My recovery from emergency heart surgery was no different, just more cautious. But as time went on, again, there were factors standing in line against me. It was discovered that late developing side effects were now coming to the front of my physical condition. And as I have done every time, I have taken them on head on. But over recent years, it has required the help of prescription medications, meaning, it has not resolved my problems, just hidden them. But that is going to be my next post. Right now, I am so pumped up because I think I have finally found the right direction to stay several steps ahead of negativity and finally talk the talk, and walk the walk.

To have a positive outcome, I have had to surround myself with the most positive and supportive people, professional, family, and friends. It sounds simple. I had heard through my life “you can do it” or “hang in there.” That is not good enough. Positive support and reinforcement means just that, constant, all in. Unlike my recovery from my cancer and heart surgery, I am surrounded by people who genuinely want to see me live a life, free from all the forces that try to stand in my way.

I have struck gold in a dietician who has told me, “I’m not going to give up on you”. Evidently something that I said sparked that response. I have gone through three other dieticians to get a grip on my finicky and poor diet choices. And I am heading in the right direction no longer struggling to try new foods, and also eat healthy. I am being encouraged very strongly, with plenty of incentive, to exercise. Yes, the incentive of a healthy body should be good enough, but there are so many wonderful things that are waiting for me. I have been exercising regularly and it is beginning to show. Finally, the emotional part of this journey, dealing with the stress that often comes along with the trials, but also contributes to their effects. I strongly believe that a lot of the medications that I was placed on following my heart surgery were due to the stress I have been under.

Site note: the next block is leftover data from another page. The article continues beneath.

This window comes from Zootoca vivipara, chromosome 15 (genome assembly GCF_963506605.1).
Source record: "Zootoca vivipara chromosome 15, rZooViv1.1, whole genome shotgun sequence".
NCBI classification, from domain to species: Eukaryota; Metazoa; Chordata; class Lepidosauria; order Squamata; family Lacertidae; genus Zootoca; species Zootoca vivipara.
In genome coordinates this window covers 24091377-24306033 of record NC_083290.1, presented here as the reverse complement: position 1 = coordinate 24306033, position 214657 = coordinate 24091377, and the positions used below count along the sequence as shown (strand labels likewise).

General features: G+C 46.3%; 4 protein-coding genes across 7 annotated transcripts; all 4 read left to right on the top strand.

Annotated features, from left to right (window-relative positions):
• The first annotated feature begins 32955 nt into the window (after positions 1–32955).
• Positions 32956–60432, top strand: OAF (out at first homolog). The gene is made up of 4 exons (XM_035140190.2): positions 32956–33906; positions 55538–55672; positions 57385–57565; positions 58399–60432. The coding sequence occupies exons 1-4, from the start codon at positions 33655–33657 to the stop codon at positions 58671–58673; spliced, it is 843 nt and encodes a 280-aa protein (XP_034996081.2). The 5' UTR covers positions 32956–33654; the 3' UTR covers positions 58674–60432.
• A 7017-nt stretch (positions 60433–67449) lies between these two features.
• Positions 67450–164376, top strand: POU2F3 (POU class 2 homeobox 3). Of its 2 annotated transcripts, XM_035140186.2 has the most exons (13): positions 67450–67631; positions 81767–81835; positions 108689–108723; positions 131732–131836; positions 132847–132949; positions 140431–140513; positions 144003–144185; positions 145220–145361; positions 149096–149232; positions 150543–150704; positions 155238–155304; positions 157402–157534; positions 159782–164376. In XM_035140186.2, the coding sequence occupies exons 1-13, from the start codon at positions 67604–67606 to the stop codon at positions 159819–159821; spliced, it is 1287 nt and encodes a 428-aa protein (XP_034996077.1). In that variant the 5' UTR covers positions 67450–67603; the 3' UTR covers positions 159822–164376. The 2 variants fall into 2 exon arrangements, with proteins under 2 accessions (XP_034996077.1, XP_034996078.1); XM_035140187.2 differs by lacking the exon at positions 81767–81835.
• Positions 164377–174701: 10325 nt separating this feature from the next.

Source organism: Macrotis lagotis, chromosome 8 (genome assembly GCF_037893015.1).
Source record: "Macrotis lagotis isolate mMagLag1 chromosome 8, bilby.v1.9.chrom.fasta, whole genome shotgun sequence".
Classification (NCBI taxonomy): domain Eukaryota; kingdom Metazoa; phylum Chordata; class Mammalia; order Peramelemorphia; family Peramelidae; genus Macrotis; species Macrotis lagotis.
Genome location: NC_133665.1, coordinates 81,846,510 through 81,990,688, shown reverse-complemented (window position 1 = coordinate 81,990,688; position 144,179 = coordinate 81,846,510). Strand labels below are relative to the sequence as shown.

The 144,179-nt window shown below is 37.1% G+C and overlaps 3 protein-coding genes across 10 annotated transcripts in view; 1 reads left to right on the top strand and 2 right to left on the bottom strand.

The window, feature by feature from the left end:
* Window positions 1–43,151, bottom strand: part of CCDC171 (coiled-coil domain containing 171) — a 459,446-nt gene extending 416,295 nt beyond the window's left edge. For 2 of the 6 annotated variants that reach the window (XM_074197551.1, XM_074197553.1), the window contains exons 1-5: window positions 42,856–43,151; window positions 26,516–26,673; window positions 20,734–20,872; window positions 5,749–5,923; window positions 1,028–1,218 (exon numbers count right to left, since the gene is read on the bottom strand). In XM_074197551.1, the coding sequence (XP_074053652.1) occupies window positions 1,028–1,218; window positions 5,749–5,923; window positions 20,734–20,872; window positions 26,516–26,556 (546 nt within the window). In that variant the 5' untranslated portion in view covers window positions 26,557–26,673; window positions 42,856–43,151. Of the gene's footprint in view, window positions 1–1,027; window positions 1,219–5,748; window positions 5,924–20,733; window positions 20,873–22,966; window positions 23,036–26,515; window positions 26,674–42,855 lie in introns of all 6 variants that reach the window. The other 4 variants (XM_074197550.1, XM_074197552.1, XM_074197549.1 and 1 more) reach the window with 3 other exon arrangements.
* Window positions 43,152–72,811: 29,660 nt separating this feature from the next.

A challenge has been issued to me within the next 30 days. It is a realistic goal to me. I can reach this because I am surrounded by people who want to see me succeed. This time, I really want to turn things around.

A Carnival Of Cancers

I would like to dedicate this story to two young people that I talk to about their cancers.  One has just celebrated one year of remission, the other, is approximately a month away from completing his journey.  Both have faced their Hodgkin’s.  One has beaten it, the other is almost there.  I am happy for both of you.  Your experiences during your fight with Hodgkin’s that you have shared with me, are truly an inspiration.  The support that you had from your families, should serve as the example of the support that all patients need to get through their fight with cancer. 

Whether visiting the boardwalks of the shorelines, or local carnivals, it is not uncommon to hear some barker call out to passer-byes to step right up, and win a prize.  While the games are fairly easy to win, the prizes are awarded by some ladder scale from small to largest, and when played long enough to get the larger prizes, come with quite a price.

But imagine if the dialogue went something like this:

“Step right up, come on over, give it a shot, it’s real easy.  Everybody gets it.  Is it going to be small or large?  How lucky you feeling?  And we have a winner!  It’s cancer, but not just any cancer.  Hodgkin’s Lymphoma folks.  He’s got Hodgkin’s Lymphoma!  Who’s next to test their luck?”

Of course this is a ridiculous premise, but I challenge you to find one person, who did not hear these words from an oncologist, “You are really lucky.  If you are going to get a cancer, Hodgkin’s Lymphoma is the cancer to have.”  I will let the doctor off the hook in a second, but for now, imagine, you have just been told you are lucky and that you have cancer.  What would your reaction be?  You have a deadly disease, remission or cure is not certain, but for you, the news is good.